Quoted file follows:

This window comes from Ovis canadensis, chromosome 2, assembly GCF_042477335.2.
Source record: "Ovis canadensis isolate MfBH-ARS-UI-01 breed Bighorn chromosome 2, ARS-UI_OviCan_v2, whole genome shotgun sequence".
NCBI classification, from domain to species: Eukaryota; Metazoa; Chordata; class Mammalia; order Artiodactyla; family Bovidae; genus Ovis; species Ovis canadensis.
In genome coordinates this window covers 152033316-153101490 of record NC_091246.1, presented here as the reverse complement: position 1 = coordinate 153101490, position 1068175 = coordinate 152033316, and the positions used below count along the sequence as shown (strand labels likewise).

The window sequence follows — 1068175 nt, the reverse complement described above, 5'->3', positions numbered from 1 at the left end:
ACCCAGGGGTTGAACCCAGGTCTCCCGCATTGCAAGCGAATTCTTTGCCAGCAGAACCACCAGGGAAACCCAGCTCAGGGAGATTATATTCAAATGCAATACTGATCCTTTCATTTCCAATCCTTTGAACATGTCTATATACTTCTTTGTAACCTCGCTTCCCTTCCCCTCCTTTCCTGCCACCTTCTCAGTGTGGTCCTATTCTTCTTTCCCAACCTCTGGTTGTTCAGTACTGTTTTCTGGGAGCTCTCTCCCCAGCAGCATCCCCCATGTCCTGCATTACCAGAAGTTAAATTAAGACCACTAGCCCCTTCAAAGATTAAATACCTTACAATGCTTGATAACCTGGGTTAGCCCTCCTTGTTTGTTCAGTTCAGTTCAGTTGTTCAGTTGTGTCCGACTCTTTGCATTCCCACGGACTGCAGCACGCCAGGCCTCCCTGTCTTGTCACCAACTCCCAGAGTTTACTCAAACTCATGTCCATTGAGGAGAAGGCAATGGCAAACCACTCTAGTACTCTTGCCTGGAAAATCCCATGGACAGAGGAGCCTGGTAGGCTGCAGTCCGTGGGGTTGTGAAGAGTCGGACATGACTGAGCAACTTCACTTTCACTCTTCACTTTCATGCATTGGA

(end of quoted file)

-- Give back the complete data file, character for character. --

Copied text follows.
This window comes from Ovis canadensis, chromosome 2, assembly GCF_042477335.2.
Source record: "Ovis canadensis isolate MfBH-ARS-UI-01 breed Bighorn chromosome 2, ARS-UI_OviCan_v2, whole genome shotgun sequence".
NCBI classification, from domain to species: Eukaryota; Metazoa; Chordata; class Mammalia; order Artiodactyla; family Bovidae; genus Ovis; species Ovis canadensis.
In genome coordinates this window covers 152033316-153101490 of record NC_091246.1, presented here as the reverse complement: position 1 = coordinate 153101490, position 1068175 = coordinate 152033316, and the positions used below count along the sequence as shown (strand labels likewise).

The window sequence follows — 1068175 nt, the reverse complement described above, 5'->3', positions numbered from 1 at the left end:
ACCCAGGGGTTGAACCCAGGTCTCCCGCATTGCAAGCGAATTCTTTGCCAGCAGAACCACCAGGGAAACCCAGCTCAGGGAGATTATATTCAAATGCAATACTGATCCTTTCATTTCCAATCCTTTGAACATGTCTATATACTTCTTTGTAACCTCGCTTCCCTTCCCCTCCTTTCCTGCCACCTTCTCAGTGTGGTCCTATTCTTCTTTCCCAACCTCTGGTTGTTCAGTACTGTTTTCTGGGAGCTCTCTCCCCAGCAGCATCCCCCATGTCCTGCATTACCAGAAGTTAAATTAAGACCACTAGCCCCTTCAAAGATTAAATACCTTACAATGCTTGATAACCTGGGTTAGCCCTCCTTGTTTGTTCAGTTCAGTTCAGTTGTTCAGTTGTGTCCGACTCTTTGCATTCCCACGGACTGCAGCACGCCAGGCCTCCCTGTCTTGTCACCAACTCCCAGAGTTTACTCAAACTCATGTCCATTGAGGAGAAGGCAATGGCAAACCACTCTAGTACTCTTGCCTGGAAAATCCCATGGACAGAGGAGCCTGGTAGGCTGCAGTCCGTGGGGTTGTGAAGAGTCGGACATGACTGAGCAACTTCACTTTCACTCTTCACTTTCATGCATTGGA